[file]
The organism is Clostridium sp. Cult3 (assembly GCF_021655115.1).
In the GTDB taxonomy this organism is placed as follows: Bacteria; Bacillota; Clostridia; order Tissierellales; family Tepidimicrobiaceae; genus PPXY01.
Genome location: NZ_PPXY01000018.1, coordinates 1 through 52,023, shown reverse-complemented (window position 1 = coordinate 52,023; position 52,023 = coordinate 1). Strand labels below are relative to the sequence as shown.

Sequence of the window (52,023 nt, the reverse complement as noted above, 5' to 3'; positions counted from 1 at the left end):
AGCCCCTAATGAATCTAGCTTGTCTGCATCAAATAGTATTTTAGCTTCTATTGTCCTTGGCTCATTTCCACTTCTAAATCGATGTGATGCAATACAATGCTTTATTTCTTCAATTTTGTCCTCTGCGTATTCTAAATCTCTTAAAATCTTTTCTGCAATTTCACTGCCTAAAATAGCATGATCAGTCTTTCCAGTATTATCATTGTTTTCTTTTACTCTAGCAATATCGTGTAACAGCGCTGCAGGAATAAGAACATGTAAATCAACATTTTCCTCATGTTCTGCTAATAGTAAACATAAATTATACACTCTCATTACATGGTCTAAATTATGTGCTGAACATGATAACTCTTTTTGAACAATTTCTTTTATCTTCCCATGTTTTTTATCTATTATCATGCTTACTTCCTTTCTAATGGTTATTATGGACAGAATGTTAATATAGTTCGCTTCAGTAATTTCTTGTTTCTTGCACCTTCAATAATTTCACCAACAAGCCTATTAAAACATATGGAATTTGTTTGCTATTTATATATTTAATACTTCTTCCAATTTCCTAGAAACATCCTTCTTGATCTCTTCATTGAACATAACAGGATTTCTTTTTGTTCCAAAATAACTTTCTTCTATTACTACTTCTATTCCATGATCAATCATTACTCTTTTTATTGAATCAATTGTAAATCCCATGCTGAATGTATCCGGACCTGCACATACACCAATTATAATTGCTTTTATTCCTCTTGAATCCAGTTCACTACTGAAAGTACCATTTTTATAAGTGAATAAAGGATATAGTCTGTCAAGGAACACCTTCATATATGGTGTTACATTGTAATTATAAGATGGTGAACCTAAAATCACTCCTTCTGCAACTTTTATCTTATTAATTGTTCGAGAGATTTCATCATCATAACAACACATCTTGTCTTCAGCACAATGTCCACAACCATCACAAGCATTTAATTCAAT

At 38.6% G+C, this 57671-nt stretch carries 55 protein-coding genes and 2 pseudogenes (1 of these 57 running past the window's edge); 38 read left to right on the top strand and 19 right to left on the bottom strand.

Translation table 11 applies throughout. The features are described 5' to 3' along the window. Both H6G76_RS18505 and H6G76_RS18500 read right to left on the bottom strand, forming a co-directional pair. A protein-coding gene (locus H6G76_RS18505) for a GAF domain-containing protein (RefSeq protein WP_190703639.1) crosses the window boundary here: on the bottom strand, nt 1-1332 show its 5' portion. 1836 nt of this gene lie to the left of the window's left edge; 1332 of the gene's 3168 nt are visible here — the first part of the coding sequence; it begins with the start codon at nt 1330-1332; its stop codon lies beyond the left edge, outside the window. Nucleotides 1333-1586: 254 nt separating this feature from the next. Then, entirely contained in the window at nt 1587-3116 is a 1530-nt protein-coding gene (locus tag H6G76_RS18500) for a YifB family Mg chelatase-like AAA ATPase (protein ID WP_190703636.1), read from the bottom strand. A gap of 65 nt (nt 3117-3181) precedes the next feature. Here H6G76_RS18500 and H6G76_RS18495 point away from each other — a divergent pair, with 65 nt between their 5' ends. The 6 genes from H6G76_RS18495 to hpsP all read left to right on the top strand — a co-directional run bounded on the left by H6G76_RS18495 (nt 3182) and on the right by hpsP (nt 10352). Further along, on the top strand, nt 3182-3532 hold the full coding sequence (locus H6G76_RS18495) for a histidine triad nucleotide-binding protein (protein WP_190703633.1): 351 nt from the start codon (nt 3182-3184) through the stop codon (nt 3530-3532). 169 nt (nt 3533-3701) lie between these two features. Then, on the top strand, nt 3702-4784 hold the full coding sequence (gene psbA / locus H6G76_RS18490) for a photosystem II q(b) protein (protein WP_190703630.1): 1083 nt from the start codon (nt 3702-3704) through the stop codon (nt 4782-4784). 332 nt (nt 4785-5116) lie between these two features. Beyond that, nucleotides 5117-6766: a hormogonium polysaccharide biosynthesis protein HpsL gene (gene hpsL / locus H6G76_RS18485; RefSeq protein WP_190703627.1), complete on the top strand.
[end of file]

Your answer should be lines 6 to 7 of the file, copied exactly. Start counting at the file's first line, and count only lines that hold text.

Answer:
At 38.6% G+C, this 57671-nt stretch carries 55 protein-coding genes and 2 pseudogenes (1 of these 57 running past the window's edge); 38 read left to right on the top strand and 19 right to left on the bottom strand.

Translation table 11 applies throughout. The features are described 5' to 3' along the window. Both H6G76_RS18505 and H6G76_RS18500 read right to left on the bottom strand, forming a co-directional pair. A protein-coding gene (locus H6G76_RS18505) for a GAF domain-containing protein (RefSeq protein WP_190703639.1) crosses the window boundary here: on the bottom strand, nt 1-1332 show its 5' portion. 1836 nt of this gene lie to the left of the window's left edge; 1332 of the gene's 3168 nt are visible here — the first part of the coding sequence; it begins with the start codon at nt 1330-1332; its stop codon lies beyond the left edge, outside the window. Nucleotides 1333-1586: 254 nt separating this feature from the next. Then, entirely contained in the window at nt 1587-3116 is a 1530-nt protein-coding gene (locus tag H6G76_RS18500) for a YifB family Mg chelatase-like AAA ATPase (protein ID WP_190703636.1), read from the bottom strand. A gap of 65 nt (nt 3117-3181) precedes the next feature. Here H6G76_RS18500 and H6G76_RS18495 point away from each other — a divergent pair, with 65 nt between their 5' ends. The 6 genes from H6G76_RS18495 to hpsP all read left to right on the top strand — a co-directional run bounded on the left by H6G76_RS18495 (nt 3182) and on the right by hpsP (nt 10352). Further along, on the top strand, nt 3182-3532 hold the full coding sequence (locus H6G76_RS18495) for a histidine triad nucleotide-binding protein (protein WP_190703633.1): 351 nt from the start codon (nt 3182-3184) through the stop codon (nt 3530-3532). 169 nt (nt 3533-3701) lie between these two features. Then, on the top strand, nt 3702-4784 hold the full coding sequence (gene psbA / locus H6G76_RS18490) for a photosystem II q(b) protein (protein WP_190703630.1): 1083 nt from the start codon (nt 3702-3704) through the stop codon (nt 4782-4784). 332 nt (nt 4785-5116) lie between these two features. Beyond that, nucleotides 5117-6766: a hormogonium polysaccharide biosynthesis protein HpsL gene (gene hpsL / locus H6G76_RS18485; RefSeq protein WP_190703627.1), complete on the top strand.